“Federico Finchelstein’s careful and ambitiously researched book which rests on archival work done in Rome, Buenos Aires, and the United States usefully reframes the literature on fascism by successfully challenging its overwhelming Eurocentrism....[It] is an invaluable contribution to reinvigorating scholarly discussion of fascism and is sure to be emulated, contested, and extended in years to come.” — Dylan Riley, Journal of Modern History

    “Federico Finchelstein’s extensive background in fascist and Holocaust studies and his work in Italian and French archives set this book apart. So, too, does his approach. Rather than simply discuss European influence on Nacionalismo, Finchelstein analyzes ideas and perceptions flowing in both directions across the Atlantic. . . . A short review such as this one cannot do justice to the originality, richness, and subtlety of this book. Even the detailed endnotes, which practically constitute another volume, merit close examination. Finchelstein’s fine work surely will stimulate debates about fascist transnationalism, Nacionalismo, and this movement’s legacy for years to come.” — Sandra McGee Deutsch, Hispanic American Historical Review

  • Transatlantic Fascism is a fresh examination of fascism in Argentina from the perspective of its transnational connections. Federico Finchelstein provides new insight into fascism and its impact in Argentina.”—Donna Guy, author of Women Build the Welfare State: Performing Charity and Creating Rights in Argentina, 1880-1955

    “Federico Finchelstein displays an exceptional combination of talents in Transatlantic Fascism: imagination tempered by diligence and meticulousness, independence tempered by judiciousness. His theoretical clarity and deep empirical research have forged a rich, intellectually rewarding, and important study of fascism. The book’s transnational perspective sheds much-needed light on a conceptually elusive ideology and political phenomenon.”—Jose C. Moya, author of Cousins and Strangers: Spanish Immigrants in Buenos Aires, 1850-1930 —

    “In this original and refreshing work on the history of fascism between Europe and Latin America, Federico Finchelstein elaborates a new concept—transatlantic fascism—that predictably will raise a large debate among historians. Written from the perspective of global history, this book rethinks the history of fascism in its international, not only European, dimension.”—Enzo Traverso, author of The Origins of Nazi Violence

    “In this innovative, impressively researched work, Federico Finchelstein takes an ambitious comparative approach to the historical study of fascism. He shows both how fascism was a transnational ideology and how that ideology was inflected and joined with at times violent practices according to different national traditions. His close inquiry into the Italian-Argentine connection sheds new light on a complex set of problems, including dimensions of fascism related to religion and to the manner in which fascism was understood and experienced by its committed activists. This book is important not only for specialists in European and Latin American history but for all historians and social scientists interested in problems of comparative history and methodology.”—Dominick LaCapra, Professor of History and Bowmar Professor of Humanistic Studies, Cornell University —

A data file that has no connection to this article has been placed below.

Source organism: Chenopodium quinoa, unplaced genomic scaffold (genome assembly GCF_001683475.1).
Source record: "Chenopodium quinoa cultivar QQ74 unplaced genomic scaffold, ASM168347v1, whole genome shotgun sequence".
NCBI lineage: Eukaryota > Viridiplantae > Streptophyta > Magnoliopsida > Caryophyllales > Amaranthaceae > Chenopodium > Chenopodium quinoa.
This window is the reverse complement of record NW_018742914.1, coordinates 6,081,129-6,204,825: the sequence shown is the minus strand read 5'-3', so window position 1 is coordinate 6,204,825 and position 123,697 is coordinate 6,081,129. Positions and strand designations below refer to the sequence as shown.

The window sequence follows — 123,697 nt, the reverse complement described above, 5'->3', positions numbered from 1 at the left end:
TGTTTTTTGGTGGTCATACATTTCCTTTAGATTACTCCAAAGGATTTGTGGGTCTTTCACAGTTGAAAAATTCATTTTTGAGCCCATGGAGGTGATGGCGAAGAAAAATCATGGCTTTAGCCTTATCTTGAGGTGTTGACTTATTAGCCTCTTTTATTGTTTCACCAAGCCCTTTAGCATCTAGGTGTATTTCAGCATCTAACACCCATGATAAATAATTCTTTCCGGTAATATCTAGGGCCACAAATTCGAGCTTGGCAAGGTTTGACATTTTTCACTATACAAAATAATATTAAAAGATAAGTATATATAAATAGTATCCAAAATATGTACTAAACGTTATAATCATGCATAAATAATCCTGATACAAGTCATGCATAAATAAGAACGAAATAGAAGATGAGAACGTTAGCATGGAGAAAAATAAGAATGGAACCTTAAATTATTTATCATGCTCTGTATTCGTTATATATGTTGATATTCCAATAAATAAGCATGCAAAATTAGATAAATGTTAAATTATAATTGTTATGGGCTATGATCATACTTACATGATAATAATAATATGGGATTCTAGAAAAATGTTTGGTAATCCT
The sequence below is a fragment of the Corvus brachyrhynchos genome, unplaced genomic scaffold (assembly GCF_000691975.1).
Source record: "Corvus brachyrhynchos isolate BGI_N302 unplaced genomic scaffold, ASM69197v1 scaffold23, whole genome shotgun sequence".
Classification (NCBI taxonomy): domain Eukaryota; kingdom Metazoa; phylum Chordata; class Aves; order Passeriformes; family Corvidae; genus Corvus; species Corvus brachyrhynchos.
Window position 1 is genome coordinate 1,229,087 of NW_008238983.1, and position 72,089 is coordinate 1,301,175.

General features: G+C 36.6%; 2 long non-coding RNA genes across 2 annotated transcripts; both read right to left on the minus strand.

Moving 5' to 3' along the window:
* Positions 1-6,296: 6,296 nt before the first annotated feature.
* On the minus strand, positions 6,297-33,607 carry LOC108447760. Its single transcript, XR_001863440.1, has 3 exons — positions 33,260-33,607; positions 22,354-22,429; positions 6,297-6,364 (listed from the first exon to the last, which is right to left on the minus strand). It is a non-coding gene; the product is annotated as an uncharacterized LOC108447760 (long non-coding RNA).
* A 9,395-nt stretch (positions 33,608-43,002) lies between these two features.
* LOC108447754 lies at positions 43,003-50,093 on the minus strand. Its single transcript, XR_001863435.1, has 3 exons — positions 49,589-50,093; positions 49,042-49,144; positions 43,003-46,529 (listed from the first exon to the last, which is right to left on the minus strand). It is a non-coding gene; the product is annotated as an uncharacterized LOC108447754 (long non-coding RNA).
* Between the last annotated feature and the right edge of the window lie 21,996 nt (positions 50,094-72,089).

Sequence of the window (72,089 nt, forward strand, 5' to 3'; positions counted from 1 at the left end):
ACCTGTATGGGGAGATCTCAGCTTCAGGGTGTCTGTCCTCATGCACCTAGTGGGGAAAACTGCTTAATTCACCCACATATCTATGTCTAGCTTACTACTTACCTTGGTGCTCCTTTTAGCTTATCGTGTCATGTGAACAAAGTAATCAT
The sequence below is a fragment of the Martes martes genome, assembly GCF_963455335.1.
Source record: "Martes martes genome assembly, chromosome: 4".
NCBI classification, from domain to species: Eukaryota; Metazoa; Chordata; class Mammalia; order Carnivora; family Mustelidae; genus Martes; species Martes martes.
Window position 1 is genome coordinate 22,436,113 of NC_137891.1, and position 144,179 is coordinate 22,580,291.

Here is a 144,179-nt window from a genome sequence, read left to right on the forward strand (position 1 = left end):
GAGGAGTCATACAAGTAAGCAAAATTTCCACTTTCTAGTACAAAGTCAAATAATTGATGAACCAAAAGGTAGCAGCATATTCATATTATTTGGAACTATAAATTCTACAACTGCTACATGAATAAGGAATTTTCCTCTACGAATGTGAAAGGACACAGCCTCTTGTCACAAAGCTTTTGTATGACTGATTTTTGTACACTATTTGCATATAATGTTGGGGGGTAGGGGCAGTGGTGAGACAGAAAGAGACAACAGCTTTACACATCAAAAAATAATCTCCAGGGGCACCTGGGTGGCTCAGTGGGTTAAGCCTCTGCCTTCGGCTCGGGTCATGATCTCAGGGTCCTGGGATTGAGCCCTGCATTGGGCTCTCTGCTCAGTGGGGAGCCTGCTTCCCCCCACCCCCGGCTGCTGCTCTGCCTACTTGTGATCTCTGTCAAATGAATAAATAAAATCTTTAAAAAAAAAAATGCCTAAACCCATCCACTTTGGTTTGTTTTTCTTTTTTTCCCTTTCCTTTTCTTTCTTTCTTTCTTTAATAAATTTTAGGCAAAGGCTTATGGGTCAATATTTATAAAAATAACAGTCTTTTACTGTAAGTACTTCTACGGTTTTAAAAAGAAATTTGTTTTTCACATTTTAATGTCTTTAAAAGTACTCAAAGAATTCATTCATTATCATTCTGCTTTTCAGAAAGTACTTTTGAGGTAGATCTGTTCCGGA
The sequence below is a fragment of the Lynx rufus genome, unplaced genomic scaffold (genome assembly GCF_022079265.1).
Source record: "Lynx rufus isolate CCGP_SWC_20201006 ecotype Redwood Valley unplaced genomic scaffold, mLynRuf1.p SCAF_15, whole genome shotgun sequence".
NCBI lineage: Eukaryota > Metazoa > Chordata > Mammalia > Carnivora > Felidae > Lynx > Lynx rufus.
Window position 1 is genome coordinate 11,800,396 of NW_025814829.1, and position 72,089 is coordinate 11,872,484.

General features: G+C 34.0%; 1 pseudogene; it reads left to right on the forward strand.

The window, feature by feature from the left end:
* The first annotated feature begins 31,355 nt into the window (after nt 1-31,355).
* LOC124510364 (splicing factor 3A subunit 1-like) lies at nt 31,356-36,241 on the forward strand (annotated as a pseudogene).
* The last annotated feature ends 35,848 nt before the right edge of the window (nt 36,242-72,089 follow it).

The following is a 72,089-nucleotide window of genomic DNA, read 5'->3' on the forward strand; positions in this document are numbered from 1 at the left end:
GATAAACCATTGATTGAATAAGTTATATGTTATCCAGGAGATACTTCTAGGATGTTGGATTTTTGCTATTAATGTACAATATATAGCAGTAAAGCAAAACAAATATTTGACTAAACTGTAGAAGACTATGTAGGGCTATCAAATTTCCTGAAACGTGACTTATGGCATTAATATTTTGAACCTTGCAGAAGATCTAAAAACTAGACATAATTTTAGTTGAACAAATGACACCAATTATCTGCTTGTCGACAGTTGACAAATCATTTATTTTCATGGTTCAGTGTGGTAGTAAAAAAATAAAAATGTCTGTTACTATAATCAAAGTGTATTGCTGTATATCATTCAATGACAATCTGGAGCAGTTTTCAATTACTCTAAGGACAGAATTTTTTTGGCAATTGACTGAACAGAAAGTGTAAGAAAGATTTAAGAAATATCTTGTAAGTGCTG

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  • Description

    In Transatlantic Fascism, Federico Finchelstein traces the intellectual and cultural connections between Argentine and Italian fascisms, showing how fascism circulates transnationally. From the early 1920s well into the Second World War, Mussolini tried to export Italian fascism to Argentina, the “most Italian” country outside of Italy. (Nearly half the country’s population was of Italian descent.) Drawing on extensive archival research on both sides of the Atlantic, Finchelstein examines Italy’s efforts to promote fascism in Argentina by distributing bribes, sending emissaries, and disseminating propaganda through film, radio, and print. He investigates how Argentina’s political culture was in turn transformed as Italian fascism was appropriated, reinterpreted, and resisted by the state and the mainstream press, as well as by the Left, the Right, and the radical Right.

    As Finchelstein explains, nacionalismo, the right-wing ideology that developed in Argentina, was not the wholesale imitation of Italian fascism that Mussolini wished it to be. Argentine nacionalistas conflated Catholicism and fascism, making the bold claim that their movement had a central place in God’s designs for their country. Finchelstein explores the fraught efforts of nationalistas to develop a “sacred” ideological doctrine and political program, and he scrutinizes their debates about Nazism, the Spanish Civil War, imperialism, anti-Semitism, and anticommunism. Transatlantic Fascism shows how right-wing groups constructed a distinctive Argentine fascism by appropriating some elements of the Italian model and rejecting others. It reveals the specifically local ways that a global ideology such as fascism crossed national borders.

    About The Author(s)

    Federico Finchelstein is Assistant Professor of History at the New School for Social Research and the Eugene Lang College of the New School in New York City.